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Gain a friend, save a life

June is Adopt a Cat Month and many shelters are full

People who adopt a cat are not just getting a new friend — odds are a life is being saved too.

 June is Adopt a Cat Month and while some animal shelters are no-kill, or can refuse to take pets if the facility is full, not every shelter has that option.

“We are an open intake facility,” said Dana Johnson, Director of the Monongalia County Canine Adoption Center. “We will not turn a dog or cat away from a resident of Mon County. They have to show proof, but we do not turn anything away. Therefore we have a constant flow of cats that come in.”

On Friday, the shelter took in 12 cats. Next week, one person is expected to bring in another 20-30 cats, Johnson said.

“The shelters don’t want to have to euthanize,” she said. “We don’t want to, but we feel like we’re not helping if we’re letting cats get turned loose when people want them out of their yard or woods. It’s a real issue.”

The large number of rescue agencies has helped cut the number of cats killed each year, Johnson said. In 2007, 300 of 1,675 cats were adopted or picked up by their owners. The rest were euthanized. In 2019, only 936 cats were taken in and 456 of them were adopted or picked up by their owner.

“It is every little teeny tiny thing that every group does that makes a difference,” Johnson said.

Adopting a cat is as simple as visiting the shelter with $85 in cash and an ID, figuring out what cat you want and filling out about 15 minutes filling out paperwork. All animals from her shelter are spayed or neutered, Johnson said.

Michaela Martin, a volunteer with Davis Crew Kittens, mainly works with the feral cat population to trap, neuter and release them.

The goal of a TNR problem is to reduce the number of cats born, which reduces the number of cats that end up in shelters and possibly put down, Martin said.

A cat population can quickly grow out of control and this kitten season —  which starts in spring and ends in early fall — is especially bad because of the mild winter, experts said.  A cat can have three litters a season, each with four to six kittens.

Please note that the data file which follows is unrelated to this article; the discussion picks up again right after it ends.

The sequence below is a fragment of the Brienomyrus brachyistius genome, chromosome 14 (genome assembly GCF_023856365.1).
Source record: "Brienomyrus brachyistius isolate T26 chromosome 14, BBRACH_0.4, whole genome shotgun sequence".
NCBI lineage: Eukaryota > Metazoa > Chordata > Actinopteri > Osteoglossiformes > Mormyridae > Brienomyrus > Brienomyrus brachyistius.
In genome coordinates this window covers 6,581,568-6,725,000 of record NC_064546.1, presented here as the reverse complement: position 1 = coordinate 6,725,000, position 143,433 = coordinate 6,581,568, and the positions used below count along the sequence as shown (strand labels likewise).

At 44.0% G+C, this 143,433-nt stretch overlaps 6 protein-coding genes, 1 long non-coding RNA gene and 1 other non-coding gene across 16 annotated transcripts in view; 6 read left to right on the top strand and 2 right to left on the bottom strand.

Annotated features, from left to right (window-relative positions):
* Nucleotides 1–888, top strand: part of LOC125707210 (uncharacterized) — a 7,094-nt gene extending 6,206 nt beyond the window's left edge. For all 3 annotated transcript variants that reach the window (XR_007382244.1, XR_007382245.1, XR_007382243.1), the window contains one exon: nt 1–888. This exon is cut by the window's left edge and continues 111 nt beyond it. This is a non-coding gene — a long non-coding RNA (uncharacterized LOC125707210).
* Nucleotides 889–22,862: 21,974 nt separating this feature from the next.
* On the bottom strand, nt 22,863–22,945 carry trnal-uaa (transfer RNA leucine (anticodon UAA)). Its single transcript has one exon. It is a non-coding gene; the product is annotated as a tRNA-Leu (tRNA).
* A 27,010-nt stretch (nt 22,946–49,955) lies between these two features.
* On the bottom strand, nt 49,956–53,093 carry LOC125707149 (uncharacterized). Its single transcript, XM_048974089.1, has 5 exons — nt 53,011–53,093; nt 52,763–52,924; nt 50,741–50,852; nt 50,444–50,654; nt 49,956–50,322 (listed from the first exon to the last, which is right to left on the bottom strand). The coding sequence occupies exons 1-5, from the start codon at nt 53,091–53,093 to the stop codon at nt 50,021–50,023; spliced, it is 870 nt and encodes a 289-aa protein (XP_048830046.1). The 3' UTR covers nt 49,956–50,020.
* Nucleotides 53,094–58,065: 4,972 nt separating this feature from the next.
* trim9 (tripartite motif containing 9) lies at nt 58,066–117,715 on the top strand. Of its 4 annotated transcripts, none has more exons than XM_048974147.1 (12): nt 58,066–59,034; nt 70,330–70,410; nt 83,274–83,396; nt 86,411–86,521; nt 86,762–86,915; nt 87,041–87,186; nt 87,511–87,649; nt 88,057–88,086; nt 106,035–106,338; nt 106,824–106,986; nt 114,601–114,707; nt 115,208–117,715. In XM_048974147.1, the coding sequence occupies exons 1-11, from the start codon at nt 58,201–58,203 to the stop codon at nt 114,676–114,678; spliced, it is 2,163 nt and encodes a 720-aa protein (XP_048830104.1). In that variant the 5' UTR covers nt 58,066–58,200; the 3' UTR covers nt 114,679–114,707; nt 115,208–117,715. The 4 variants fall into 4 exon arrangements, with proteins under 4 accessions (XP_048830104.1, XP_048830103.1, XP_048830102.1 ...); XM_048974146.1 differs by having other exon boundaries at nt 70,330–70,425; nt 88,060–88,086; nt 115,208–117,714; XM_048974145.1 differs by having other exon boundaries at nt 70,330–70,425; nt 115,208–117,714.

One reason to rescue a cat instead of buying    from a breeder or pet store is that the cat knows you saved it, Martin said.

“A lot of the time, and it almost sounds crazy, they are genuinely very grateful,” Martin said. “You can just tell they are grateful to be in a place where they are well fed compared to what they’ve seen before. Because a lot of animals come out of very crappy situations.”

The most important thing is making sure that all cats are fixed, Johnson said. Keeping up with feral colonies and making sure their cats are fixed is critical. If someone takes the time to feed strays on their property, they should make sure to take the time to get them fixed, as well.

One hurdle for TNR programs is that they require community participation. While there are programs like the Mountaineer Spay Neuter Assistance Program that can help with the financial aspect, someone has to be willing to do the work of capturing the cats and taking them to the vet.

Alexis Potesta, a kennel technician with the Marion County Humane Society, said the organization has been trying for years to start a TNR program — but without community support and funding, it’s hard to do.

Kittens have a 12-week socialization period before they are considered feral,  and can be rescued and adopted out during that time, Martin said.

To see what animals Davis Crew Kittens has for adoption, visit their Facebook page.

Mountaineers for Mutts is another Monongalia County pet rescue for both cats and dog. Their animals are available on Facebook.

The Marion County Humane Society also has a Facebook page, as does the Monongalia County Canine Adoption Center.

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